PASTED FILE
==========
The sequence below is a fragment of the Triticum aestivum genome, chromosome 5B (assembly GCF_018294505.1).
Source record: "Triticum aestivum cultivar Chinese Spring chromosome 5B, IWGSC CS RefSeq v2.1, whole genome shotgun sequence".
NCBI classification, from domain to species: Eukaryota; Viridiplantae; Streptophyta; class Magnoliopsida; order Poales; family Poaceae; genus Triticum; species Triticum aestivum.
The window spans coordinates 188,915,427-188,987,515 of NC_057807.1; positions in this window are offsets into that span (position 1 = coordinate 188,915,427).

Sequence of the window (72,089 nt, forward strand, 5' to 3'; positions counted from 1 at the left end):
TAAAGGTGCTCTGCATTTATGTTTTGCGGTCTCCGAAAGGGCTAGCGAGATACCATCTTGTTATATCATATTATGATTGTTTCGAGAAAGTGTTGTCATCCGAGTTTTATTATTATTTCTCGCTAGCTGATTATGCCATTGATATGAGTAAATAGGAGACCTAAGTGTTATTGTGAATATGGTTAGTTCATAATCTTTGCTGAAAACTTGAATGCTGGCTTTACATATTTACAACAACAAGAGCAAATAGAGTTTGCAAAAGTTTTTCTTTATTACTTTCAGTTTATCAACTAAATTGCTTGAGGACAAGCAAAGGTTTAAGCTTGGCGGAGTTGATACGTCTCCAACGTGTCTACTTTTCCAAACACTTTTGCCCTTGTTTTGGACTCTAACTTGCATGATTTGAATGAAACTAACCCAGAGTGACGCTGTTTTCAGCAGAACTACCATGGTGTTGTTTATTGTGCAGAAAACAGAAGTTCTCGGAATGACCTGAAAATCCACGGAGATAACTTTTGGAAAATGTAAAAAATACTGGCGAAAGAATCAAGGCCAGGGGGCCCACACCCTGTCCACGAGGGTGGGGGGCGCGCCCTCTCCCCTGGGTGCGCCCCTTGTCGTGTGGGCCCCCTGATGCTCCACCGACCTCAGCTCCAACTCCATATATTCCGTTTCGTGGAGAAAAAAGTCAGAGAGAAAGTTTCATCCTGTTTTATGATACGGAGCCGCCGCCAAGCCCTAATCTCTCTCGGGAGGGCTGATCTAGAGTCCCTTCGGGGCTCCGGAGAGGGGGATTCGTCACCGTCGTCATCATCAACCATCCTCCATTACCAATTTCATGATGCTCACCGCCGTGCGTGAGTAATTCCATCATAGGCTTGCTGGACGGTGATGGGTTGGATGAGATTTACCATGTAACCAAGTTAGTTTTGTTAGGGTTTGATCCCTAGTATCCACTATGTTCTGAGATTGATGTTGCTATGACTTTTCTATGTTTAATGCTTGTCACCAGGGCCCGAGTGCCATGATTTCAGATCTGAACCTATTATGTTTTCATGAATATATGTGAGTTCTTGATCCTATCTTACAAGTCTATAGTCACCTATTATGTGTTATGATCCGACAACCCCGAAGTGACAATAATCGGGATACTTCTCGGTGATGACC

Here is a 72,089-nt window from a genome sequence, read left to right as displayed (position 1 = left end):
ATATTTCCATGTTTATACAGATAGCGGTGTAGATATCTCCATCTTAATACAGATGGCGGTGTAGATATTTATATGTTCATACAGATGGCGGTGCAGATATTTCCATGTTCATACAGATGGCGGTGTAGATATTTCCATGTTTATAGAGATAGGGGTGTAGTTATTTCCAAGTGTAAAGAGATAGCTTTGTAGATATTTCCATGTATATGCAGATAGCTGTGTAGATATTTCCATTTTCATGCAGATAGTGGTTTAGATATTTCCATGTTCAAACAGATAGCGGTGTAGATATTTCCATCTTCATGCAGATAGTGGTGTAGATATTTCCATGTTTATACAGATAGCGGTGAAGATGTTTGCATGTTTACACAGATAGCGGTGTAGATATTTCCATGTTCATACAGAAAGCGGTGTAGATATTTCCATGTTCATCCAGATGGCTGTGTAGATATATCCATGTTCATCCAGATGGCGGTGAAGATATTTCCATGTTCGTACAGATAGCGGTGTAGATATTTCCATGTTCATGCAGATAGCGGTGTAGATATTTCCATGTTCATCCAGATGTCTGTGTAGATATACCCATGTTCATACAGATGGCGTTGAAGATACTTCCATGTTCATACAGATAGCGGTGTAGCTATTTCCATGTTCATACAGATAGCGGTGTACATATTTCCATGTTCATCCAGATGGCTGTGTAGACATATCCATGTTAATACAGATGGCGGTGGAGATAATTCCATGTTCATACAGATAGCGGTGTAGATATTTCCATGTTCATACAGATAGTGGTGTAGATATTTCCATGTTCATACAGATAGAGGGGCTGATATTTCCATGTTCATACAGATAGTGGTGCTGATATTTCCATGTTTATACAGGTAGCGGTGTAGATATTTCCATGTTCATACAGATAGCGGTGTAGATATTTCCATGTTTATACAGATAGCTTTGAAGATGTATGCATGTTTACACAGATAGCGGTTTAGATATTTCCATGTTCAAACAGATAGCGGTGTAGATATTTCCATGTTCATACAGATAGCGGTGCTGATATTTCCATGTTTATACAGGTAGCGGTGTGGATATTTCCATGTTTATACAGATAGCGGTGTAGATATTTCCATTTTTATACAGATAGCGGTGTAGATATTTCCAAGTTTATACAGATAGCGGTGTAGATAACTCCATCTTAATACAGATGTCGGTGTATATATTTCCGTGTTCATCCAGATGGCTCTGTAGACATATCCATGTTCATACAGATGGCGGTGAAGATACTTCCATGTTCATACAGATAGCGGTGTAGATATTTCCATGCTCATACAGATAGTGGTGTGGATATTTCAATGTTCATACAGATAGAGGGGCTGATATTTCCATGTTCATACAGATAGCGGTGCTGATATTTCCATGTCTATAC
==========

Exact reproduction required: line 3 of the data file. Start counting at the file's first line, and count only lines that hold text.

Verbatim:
NCBI classification, from domain to species: Eukaryota; Viridiplantae; Streptophyta; class Magnoliopsida; order Poales; family Poaceae; genus Triticum; species Triticum aestivum.